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30 DAYS/30 STORIES® 2023

September 19th


This story is from the perspective of me, Preston. I am the second oldest brother in my family, and I am an upcoming Senior at Nazareth Area High School. The hardest part about being a family member of a cancer patient is knowing anything can happen. You hear stories of families who lose children and people your own age dying from cancer. When I was around 12 or 13, I found out my sister Aurora was diagnosed with Acute Lymphoblastic Leukemia. For earlier context, I had been staying at my Grandma’s and Aunt’s, switching out every few days because the doctors had thought Aurora had mumps. My little sister Chloe was with my other grandma staying at her house. When I found out about Aurora’s diagnosis, I was at my Aunt’s house, and we took a trip to the hospital to visit her. When inside I was just numb. I’ve always felt queasy seeing people with tubes in them. The look of an IV gives shivers down my spine. Just being around people with injuries or in the hospital makes me feel nauseous. As I sat down on the chairs in the room, I was introduced to a lady named Kris. Kris is a part of PCFLV, and she showed me that the process of learning to live with a cancer sibling isn’t as bad as people say. All I remember mostly from that day at the hospital was getting in my Aunt’s car and just letting all my feelings out. I cried in anger, I wailed, I bawled my eyes out, whatever you would like to say to describe it. I felt destroyed, like it was a judgment day as thought I had to pay for something I had done by my sister being the vessel.

Although everyone was always busy, I tried to go to Aurora’s clinic when I could. It hurt to see kids my age losing their hair and going through chemotherapy. Throughout the years PCFLV had been very influential with giving us all sorts of gifts and opportunities. During Christmas time, we would have dinner with Santa and get presents as well as different events throughout the winter. PCFLV has always been there for my family with emotional support and giving gift cards. They always gave cards for birthdays as well as smaller holidays like Valentine’s Day. Ever since Aurora had gotten cancer, everything had just been her. It felt as though the identity of my family was just Aurora. I understand it may sound selfish, but it just felt like no attention was brought towards Chloe and me. My Mom and Dad tried to give me the most attention they could, but it just didn’t feel enough with everything that Aurora was going through with treatment and appointments, interviews, etc. I enjoyed everything that was given by PCFLV and all the families that helped provide for us, but I felt emotionally numb and that I couldn’t really amount to anything in comparison to my cancer-surviving sister. Now with that I don’t mean anything grim. I’m just saying it felt like even though I was older and more involved with clubs and groups, the attention was off. I love Aurora and I love the family that I have and I wouldn’t trade any of that ever. Recently I’ve been more active in my school with groups and higher up classes. Slowly but surely, I feel like everything is turning up for me and my family. It never matters what you have but what you truly make of it.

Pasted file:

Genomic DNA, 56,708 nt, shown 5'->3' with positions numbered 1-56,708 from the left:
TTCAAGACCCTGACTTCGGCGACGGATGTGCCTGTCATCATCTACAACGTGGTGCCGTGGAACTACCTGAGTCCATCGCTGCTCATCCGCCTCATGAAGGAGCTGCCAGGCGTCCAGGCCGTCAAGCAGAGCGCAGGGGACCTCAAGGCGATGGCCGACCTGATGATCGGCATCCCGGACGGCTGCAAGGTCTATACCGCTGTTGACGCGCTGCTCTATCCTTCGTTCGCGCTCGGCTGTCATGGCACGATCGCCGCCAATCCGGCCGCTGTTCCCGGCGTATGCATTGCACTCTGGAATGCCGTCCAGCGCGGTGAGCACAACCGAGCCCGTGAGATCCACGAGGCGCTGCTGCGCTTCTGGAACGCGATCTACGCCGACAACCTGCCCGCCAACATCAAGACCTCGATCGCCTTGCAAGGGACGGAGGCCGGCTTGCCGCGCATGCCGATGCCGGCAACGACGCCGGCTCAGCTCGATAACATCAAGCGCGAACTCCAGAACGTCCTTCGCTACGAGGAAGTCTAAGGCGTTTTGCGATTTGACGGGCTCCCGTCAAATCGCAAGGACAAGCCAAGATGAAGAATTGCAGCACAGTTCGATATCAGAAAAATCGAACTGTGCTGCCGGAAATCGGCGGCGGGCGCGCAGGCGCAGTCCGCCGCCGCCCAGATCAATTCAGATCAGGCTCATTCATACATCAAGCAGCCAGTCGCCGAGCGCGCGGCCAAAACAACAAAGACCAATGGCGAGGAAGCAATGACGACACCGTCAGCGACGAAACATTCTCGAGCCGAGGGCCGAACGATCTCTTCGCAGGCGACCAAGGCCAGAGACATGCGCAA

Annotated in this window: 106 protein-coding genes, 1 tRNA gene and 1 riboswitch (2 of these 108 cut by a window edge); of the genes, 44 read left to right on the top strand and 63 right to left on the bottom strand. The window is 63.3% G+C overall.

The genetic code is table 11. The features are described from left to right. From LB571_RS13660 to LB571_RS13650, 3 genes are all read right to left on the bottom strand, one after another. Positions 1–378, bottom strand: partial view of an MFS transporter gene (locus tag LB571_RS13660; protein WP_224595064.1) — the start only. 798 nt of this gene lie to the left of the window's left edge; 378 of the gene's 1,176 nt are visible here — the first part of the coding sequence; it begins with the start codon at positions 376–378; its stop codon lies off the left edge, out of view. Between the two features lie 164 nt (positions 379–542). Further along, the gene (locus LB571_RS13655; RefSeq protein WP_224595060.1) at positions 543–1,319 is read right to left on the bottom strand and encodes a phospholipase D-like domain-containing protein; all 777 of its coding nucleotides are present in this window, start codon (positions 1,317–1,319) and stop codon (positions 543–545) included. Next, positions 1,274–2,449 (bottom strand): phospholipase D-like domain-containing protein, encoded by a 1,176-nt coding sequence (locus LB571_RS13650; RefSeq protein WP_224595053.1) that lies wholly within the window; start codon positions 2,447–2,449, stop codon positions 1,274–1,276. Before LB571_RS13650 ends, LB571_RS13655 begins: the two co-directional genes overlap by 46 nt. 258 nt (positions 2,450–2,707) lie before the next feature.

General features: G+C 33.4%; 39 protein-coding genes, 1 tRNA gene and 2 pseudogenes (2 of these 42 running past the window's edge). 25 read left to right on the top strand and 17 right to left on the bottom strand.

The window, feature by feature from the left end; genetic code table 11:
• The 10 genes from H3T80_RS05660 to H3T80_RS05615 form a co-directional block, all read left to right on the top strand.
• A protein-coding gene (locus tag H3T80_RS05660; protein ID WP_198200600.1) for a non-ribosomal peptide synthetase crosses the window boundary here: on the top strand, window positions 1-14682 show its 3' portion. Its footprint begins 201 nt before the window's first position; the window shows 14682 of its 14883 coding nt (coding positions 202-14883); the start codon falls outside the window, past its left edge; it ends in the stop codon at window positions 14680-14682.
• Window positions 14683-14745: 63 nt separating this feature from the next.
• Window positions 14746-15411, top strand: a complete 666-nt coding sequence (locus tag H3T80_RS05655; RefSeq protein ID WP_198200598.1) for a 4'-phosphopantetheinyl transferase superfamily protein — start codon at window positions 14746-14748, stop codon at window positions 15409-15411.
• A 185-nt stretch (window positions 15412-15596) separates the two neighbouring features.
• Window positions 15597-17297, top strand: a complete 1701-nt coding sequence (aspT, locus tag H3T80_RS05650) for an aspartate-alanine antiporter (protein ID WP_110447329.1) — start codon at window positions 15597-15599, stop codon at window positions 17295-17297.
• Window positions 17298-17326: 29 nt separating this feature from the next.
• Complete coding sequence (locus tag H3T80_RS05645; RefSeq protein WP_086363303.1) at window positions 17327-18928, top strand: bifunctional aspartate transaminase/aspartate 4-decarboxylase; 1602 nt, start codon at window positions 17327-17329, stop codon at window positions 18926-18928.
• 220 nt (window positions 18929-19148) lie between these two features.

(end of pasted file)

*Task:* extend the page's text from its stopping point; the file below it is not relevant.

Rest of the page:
Written by Aurora’s brother, Preston

Please consider helping children with cancer and others in our community by scheduling a blood donation at Miller-Keystone Blood Center:

If you would like to donate in Aurora's honor.

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